As a general rule, we think of mentorship as being most valuable to the mentee; after all, it’s a more personal and intimate tool that can be used to move forward in pretty much any industry, business, or new skill set. It offers a way to learn not only from someone else’s success, but also from their failures. Starting something new — while exciting and invigorating — can also be really overwhelming, especially when we aren’t entirely sure of the next step. But when we choose to walk a path forward, it can often be helpful to choose a path that has already been walked.

That being said, mentorship isn’t just about growth for the mentee. Being a mentor to others can also help us grow as leaders and as humans.

I read an article recently that stated we learn best by teaching others what we know, as it forces us to dig deep and revisit our knowledge base (which might otherwise be neglected over the years). As I read through those thoughts, I caught myself reflecting on my own time as a mentor, and sure enough, I came to realize that the more I shared my skills, the better I came to understand them. The more I taught that knowledge, the more it was reinforced in my mind.

The Benefits of Mentorship

The reality is that no one reaches their goals alone. And whether we realize it or not, someone likely helped us along the way. Maybe we didn’t intentionally seek out the guidance of a peer or mentor, but we recognized that we had to find our way somehow — and that path was forged by someone who went before us.

A previous client of mine once shared that the most valuable thing he could do as a leader was constantly remind himself that he didn’t always know what he knows right now and that he didn’t always stand where he stands right now. Learning how to be a mentor was one of the best ways for him to remember to never take his position or knowledge for granted while also supporting others in building their own knowledge base and future pursuits.

For all its value, however, mentorship does come with a price tag: time. And though personal connection is always a worthwhile investment, it can often mean limiting your mentorship to a select number of individuals.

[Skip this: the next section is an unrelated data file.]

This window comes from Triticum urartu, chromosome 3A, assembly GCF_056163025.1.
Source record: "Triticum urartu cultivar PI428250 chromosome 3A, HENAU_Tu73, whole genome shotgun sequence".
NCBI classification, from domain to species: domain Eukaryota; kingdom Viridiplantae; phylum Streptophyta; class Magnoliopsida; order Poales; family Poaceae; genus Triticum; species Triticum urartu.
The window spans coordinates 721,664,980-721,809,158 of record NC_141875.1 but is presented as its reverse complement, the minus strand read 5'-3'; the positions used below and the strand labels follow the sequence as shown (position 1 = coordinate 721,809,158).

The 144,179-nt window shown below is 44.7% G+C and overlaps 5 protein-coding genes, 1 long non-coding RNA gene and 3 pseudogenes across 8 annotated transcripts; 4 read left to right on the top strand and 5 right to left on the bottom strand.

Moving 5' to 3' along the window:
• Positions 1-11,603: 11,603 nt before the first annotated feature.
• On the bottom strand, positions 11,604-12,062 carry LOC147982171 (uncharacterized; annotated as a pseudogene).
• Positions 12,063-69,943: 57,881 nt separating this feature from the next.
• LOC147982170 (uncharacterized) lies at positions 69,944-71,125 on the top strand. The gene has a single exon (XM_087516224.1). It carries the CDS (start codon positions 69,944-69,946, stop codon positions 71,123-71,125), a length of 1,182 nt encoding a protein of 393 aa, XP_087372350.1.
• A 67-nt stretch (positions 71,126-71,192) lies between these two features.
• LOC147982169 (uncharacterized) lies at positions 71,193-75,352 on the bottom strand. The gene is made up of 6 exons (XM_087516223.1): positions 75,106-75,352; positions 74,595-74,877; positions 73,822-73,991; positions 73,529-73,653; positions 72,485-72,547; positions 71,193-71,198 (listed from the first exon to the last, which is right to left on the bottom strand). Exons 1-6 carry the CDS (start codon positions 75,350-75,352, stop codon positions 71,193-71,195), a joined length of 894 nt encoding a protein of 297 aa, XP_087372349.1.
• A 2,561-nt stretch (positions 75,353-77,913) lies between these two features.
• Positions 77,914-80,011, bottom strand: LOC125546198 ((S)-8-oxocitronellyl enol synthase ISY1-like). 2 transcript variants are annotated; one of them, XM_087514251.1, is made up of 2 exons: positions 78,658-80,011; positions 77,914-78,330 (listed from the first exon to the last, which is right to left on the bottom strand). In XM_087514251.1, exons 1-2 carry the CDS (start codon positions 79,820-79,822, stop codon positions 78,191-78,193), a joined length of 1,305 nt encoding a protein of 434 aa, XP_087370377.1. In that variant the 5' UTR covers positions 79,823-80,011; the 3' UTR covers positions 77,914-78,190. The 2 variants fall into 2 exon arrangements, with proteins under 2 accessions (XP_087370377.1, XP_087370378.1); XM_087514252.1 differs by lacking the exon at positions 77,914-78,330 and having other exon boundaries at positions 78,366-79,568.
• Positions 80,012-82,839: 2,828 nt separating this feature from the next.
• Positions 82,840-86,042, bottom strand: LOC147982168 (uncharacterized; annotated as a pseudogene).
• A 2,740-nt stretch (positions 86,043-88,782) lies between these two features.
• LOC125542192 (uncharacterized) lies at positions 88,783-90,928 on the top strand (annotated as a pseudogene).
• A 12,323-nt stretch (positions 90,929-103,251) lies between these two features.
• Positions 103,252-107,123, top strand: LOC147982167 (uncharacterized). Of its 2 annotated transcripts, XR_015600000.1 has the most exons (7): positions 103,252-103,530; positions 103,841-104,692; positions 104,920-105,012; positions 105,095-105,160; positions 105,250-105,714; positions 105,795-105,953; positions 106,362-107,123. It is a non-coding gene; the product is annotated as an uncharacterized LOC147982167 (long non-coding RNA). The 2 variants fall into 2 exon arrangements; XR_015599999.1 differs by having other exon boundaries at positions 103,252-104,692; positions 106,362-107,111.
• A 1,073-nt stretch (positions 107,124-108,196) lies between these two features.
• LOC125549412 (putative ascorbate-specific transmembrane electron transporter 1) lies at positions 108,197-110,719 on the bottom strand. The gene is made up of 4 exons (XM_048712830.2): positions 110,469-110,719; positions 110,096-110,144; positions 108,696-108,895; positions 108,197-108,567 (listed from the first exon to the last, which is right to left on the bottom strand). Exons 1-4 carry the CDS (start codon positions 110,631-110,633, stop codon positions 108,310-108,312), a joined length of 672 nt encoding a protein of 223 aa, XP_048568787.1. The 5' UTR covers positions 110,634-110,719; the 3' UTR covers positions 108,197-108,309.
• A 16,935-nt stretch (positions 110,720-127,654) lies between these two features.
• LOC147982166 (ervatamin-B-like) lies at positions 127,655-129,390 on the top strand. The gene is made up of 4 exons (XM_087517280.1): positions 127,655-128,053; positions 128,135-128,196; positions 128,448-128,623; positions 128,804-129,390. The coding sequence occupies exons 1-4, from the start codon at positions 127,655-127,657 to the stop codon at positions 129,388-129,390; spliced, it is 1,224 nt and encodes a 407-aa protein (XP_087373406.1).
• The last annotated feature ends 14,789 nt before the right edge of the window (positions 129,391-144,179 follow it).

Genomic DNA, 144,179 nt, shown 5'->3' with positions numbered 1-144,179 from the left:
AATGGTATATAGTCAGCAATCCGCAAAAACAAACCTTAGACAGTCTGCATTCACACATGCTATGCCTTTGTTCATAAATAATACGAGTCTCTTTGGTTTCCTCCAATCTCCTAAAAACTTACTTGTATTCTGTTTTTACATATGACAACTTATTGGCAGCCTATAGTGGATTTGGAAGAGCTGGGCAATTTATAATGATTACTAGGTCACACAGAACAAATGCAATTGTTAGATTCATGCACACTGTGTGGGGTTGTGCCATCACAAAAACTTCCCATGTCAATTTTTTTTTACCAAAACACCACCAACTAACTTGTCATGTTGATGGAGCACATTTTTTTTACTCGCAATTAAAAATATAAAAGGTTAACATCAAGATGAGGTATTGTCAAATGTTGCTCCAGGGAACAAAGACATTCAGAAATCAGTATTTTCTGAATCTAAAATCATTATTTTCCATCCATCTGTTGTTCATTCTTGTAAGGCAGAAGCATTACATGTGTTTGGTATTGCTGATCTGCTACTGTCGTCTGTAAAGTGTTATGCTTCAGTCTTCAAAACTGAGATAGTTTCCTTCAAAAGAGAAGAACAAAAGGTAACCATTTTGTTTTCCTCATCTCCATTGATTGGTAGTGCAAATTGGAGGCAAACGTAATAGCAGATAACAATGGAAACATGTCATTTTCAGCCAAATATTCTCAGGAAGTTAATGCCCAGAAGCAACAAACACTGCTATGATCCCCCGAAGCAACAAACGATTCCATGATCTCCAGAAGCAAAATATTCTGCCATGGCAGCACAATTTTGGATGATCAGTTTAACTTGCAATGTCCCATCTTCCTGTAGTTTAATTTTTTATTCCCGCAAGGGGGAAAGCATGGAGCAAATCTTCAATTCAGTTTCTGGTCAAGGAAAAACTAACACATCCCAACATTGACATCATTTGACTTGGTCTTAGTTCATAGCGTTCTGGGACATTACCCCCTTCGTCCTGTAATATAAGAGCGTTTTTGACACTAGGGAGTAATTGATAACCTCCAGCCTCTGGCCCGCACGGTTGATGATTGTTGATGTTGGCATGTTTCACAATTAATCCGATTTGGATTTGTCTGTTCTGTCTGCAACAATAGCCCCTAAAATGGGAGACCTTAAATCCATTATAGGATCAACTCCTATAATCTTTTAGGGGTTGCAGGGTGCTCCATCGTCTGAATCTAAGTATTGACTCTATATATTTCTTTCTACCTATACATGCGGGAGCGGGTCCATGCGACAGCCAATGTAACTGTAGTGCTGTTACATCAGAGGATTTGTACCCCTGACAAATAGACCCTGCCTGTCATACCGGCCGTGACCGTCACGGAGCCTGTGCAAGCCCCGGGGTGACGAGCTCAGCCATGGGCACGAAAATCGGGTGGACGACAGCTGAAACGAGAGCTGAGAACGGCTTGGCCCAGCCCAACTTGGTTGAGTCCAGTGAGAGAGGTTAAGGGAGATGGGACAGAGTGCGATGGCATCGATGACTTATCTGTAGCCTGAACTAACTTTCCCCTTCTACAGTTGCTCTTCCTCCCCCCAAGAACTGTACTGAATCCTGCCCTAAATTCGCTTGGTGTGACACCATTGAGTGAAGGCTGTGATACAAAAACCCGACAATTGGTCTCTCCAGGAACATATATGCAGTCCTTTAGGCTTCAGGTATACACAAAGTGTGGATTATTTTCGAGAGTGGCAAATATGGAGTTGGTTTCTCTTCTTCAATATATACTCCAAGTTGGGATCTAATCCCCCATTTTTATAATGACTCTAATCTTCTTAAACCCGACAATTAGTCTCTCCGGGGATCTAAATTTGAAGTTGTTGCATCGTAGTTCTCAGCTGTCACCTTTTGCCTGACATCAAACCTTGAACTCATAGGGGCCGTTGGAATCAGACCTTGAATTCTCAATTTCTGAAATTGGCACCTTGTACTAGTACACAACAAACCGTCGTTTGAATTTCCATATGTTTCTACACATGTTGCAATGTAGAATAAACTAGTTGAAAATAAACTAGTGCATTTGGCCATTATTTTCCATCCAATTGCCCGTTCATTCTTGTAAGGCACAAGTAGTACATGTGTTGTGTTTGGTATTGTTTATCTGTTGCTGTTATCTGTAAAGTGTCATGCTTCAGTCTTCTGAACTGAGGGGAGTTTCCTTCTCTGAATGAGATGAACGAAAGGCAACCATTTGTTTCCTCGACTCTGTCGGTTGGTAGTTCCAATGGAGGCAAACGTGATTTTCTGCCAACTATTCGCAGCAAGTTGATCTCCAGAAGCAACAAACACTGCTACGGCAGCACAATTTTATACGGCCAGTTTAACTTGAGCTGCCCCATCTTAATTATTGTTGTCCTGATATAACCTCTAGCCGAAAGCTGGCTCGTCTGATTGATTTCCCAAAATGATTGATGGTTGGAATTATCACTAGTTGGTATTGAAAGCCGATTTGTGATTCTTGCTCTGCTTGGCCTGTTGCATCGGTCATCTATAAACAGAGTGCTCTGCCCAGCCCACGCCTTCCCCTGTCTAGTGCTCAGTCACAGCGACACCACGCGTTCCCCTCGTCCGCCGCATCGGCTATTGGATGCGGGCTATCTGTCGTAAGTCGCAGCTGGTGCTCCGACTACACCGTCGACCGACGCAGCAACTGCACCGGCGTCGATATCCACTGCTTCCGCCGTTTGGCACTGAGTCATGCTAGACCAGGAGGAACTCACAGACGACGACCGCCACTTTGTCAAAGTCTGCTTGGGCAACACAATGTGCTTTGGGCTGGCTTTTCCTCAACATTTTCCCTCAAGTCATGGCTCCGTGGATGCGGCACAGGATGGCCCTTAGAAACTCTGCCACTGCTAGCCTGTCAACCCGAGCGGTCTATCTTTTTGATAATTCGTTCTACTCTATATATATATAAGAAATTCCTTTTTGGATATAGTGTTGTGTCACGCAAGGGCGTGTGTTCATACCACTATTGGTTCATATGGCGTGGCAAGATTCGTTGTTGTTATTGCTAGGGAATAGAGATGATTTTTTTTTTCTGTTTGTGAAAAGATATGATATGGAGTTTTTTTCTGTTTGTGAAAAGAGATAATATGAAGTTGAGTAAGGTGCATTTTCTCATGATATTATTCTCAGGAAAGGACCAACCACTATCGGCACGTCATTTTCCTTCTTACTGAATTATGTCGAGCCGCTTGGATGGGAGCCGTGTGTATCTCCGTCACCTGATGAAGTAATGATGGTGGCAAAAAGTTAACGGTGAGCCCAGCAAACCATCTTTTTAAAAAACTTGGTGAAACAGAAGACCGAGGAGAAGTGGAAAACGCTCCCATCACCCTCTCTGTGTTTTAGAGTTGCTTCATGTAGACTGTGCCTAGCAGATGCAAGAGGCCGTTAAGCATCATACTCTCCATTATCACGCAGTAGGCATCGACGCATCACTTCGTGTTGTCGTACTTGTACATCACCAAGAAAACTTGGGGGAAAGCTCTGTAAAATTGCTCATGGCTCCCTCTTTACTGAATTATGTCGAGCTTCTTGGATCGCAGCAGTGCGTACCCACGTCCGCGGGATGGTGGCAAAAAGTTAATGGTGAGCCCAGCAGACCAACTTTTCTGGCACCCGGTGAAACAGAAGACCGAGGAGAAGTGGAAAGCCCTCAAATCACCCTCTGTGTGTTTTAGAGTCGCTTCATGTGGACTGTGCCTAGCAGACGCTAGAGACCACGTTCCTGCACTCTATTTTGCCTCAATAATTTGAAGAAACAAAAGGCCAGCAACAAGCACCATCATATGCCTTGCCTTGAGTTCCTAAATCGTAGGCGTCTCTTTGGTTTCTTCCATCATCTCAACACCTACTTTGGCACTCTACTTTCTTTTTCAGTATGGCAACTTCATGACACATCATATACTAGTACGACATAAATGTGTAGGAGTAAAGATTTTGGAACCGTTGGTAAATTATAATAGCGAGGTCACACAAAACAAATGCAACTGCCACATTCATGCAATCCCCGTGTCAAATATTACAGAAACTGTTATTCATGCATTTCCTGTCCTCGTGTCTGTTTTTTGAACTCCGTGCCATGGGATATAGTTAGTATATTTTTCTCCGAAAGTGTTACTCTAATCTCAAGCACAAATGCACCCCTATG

But what happens when you want to reach further? What happens when you recognize that the road you’ve walked has the potential to lead the way for many? What happens when you want to leave a broader legacy? You write a book!

How to Be a Great Mentor by Writing a Book

Of all the leadership tools I’ve used during my time in business, few have been more successful at creating an impact than writing a book. Take the brilliant Kari Warberg Block as an example. She is the CEO and founder of EarthKind, a North Carolina company that received the first-ever patent for no-kill pest control. And though Kari is currently an industry leader and a huge advocate for women in business, she too didn’t always know what she knows now and didn’t always stand where she stands now.

For a long time, Kari was a farm girl trying to find an easier way for her and her family to live. Pitted against many of life’s odds, she intentionally sought out the guidance of those she trusted. Ultimately, she took that constant stream of feedback and turned it into a legacy that has not only changed the environmental landscape of pest control, but has also carved out space for women in an industry that has historically resisted their presence and leadership.

One of Kari’s great passions as a leader is to give back to the community that gave so much to her. For Kari, this means extending a hand to those who are just starting out in business. And though she still makes time to sit across the table from budding entrepreneurs as often as possible, she knew that writing a mentorship book would provide her the opportunity to offer leadership to those with whom she couldn’t have in-person conversations. In the pages of her book, “Gathering Around the Table: A Story of Purpose-Driven Change through Business,” she has poured out all of her experiences, lessons, and challenges with the hope that another young person will read her words and believe that all of their dreams are also possible.